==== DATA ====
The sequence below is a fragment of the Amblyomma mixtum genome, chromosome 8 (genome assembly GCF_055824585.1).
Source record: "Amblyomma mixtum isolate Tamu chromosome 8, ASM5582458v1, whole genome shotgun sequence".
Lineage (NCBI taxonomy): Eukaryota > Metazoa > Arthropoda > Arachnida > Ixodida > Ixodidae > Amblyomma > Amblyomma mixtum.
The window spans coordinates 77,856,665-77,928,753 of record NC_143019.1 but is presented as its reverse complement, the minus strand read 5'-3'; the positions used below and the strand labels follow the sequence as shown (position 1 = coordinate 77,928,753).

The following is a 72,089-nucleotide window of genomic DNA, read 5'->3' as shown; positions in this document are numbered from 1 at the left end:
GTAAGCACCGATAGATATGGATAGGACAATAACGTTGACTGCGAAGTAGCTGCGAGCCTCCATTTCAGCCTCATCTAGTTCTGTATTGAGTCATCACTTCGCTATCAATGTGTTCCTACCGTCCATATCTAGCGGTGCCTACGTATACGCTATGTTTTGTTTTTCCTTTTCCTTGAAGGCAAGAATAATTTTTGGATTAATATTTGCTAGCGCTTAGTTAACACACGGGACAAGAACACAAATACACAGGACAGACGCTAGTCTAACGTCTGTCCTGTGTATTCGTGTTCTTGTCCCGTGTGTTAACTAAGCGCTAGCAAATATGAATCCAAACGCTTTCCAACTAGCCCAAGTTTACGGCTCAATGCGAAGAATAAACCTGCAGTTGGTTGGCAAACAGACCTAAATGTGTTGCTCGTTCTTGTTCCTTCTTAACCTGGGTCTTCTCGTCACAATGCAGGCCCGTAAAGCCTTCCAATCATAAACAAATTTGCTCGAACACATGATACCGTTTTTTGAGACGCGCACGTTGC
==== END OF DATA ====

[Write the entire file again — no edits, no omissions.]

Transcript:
The sequence below is a fragment of the Amblyomma mixtum genome, chromosome 8 (genome assembly GCF_055824585.1).
Source record: "Amblyomma mixtum isolate Tamu chromosome 8, ASM5582458v1, whole genome shotgun sequence".
Lineage (NCBI taxonomy): Eukaryota > Metazoa > Arthropoda > Arachnida > Ixodida > Ixodidae > Amblyomma > Amblyomma mixtum.
The window spans coordinates 77,856,665-77,928,753 of record NC_143019.1 but is presented as its reverse complement, the minus strand read 5'-3'; the positions used below and the strand labels follow the sequence as shown (position 1 = coordinate 77,928,753).

The following is a 72,089-nucleotide window of genomic DNA, read 5'->3' as shown; positions in this document are numbered from 1 at the left end:
GTAAGCACCGATAGATATGGATAGGACAATAACGTTGACTGCGAAGTAGCTGCGAGCCTCCATTTCAGCCTCATCTAGTTCTGTATTGAGTCATCACTTCGCTATCAATGTGTTCCTACCGTCCATATCTAGCGGTGCCTACGTATACGCTATGTTTTGTTTTTCCTTTTCCTTGAAGGCAAGAATAATTTTTGGATTAATATTTGCTAGCGCTTAGTTAACACACGGGACAAGAACACAAATACACAGGACAGACGCTAGTCTAACGTCTGTCCTGTGTATTCGTGTTCTTGTCCCGTGTGTTAACTAAGCGCTAGCAAATATGAATCCAAACGCTTTCCAACTAGCCCAAGTTTACGGCTCAATGCGAAGAATAAACCTGCAGTTGGTTGGCAAACAGACCTAAATGTGTTGCTCGTTCTTGTTCCTTCTTAACCTGGGTCTTCTCGTCACAATGCAGGCCCGTAAAGCCTTCCAATCATAAACAAATTTGCTCGAACACATGATACCGTTTTTTGAGACGCGCACGTTGC